Release: 7 May 2001

HAI Europe report highlights risks related to WHO's and others' involvement
in public-private partnerships

HAI Europe today published a report examining the public health and political risks related to public-private 'partnerships'. Based upon the proceedings of a HAI Europe/BUKO Pharma Kampagne seminar held late last year, the report evaluates the risks and benefits involved in public-private interactions and tries to determine why the trend towards partnership has developed and captured the imagination of public agencies.

To date, HAI believes too little attention has been given to assessing how these initiatives affect the health and conditions of those they are meant to help. HAI has questioned if increased interaction with the commercial sector is a major way forward towards WHO's goal of Health For All. The global network has called for WHO to demonstrate that the poor directly benefit from public-private partnerships.

In one week health ministers from around the world will gather in Geneva for the 54th World Health Assembly. There they will discuss the effects of WHO's co-operation with the private sector among other topics. During the meeting, HAI will hold a briefing session for delegates analysing the consequences of some well-known public-private interactions involving WHO. It will also call on WHO to strengthen its guidelines on working with the private sector to better safeguard the organisation's role, responsibility and reputation.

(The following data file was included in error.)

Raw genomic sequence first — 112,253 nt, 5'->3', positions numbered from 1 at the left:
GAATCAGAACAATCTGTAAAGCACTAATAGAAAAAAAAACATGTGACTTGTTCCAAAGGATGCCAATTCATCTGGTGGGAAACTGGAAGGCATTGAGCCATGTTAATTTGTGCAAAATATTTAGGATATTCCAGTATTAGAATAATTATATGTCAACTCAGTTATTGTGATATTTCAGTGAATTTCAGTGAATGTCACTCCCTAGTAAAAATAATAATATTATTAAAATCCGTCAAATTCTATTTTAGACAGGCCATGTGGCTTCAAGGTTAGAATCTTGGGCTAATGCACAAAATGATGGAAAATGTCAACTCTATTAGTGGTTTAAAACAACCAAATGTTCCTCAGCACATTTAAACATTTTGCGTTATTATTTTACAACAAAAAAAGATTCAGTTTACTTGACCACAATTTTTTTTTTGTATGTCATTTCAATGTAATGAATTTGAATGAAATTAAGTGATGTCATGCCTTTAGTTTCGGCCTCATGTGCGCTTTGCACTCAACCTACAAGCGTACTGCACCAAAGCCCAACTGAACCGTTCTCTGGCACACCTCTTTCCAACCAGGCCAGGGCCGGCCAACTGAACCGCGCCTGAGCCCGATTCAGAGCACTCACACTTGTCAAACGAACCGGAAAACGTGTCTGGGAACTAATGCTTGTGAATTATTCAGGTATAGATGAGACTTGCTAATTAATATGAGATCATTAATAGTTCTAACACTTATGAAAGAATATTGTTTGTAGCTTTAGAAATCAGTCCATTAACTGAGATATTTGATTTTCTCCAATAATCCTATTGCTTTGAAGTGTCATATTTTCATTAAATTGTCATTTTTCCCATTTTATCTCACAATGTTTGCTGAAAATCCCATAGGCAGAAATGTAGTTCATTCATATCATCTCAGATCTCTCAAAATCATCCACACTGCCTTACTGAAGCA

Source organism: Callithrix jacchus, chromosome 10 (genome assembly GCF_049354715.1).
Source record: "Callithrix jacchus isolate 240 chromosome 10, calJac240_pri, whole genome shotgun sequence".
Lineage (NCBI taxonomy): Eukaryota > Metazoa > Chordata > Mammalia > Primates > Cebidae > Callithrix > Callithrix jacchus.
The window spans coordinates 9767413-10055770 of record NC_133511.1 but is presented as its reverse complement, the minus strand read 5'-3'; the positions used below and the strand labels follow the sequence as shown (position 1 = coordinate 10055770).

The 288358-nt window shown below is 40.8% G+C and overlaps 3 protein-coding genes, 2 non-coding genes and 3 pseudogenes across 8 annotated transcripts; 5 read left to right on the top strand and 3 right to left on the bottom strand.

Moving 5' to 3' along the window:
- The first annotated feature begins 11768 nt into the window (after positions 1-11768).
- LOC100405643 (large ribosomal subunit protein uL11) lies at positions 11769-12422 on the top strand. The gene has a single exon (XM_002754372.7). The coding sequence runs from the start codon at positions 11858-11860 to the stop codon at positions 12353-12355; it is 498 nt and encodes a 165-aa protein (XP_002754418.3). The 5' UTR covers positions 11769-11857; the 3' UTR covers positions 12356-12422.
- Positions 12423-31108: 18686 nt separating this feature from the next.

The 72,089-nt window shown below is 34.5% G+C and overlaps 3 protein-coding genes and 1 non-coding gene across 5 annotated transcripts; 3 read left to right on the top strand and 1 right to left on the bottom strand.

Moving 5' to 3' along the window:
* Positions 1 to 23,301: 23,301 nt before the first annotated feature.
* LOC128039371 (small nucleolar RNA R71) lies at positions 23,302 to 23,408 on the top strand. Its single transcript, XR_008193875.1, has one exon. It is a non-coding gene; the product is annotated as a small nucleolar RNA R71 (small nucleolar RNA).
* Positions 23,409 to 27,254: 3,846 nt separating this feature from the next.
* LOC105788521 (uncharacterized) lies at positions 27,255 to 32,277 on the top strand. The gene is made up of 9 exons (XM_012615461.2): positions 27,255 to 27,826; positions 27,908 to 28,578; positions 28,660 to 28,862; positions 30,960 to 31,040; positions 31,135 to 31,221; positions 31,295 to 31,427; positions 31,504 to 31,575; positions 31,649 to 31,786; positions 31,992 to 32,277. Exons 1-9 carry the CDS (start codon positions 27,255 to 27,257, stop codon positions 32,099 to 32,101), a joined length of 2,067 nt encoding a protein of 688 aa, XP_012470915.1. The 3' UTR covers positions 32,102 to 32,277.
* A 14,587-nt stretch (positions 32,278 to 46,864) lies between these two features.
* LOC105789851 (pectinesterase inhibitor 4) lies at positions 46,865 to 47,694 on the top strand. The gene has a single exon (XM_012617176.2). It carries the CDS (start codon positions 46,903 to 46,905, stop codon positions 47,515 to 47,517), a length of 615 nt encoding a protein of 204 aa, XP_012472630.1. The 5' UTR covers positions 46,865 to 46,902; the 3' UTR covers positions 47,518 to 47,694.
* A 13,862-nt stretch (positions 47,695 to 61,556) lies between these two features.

The seminar's goal was to open the debate on public-private interactions and determine some of the key issues that need to be more thoroughly examined by NGOs, public officials and health organisations to assess if such joint initiatives are a beneficial or ultimately harmful trend. There are many questions that need to be asked, and more importantly, to be answered. Critical analysis of the long-term health and political consequences caused by such public-private ventures is necessary. HAI believes civil society has a role to play in ensuring that sustainable, responsible solutions are put forward that meet public health needs and not just corporate agendas.

The report "Public-private 'partnerships': Addressing public health needs or corporate agendas?" is now available in full text on the HAI website.

For more information about HAI's plans for the World Health Assembly or to receive copies of its briefing papers on public-private 'partnerships' or increasing access to essential medicines, contact:
HAI Europe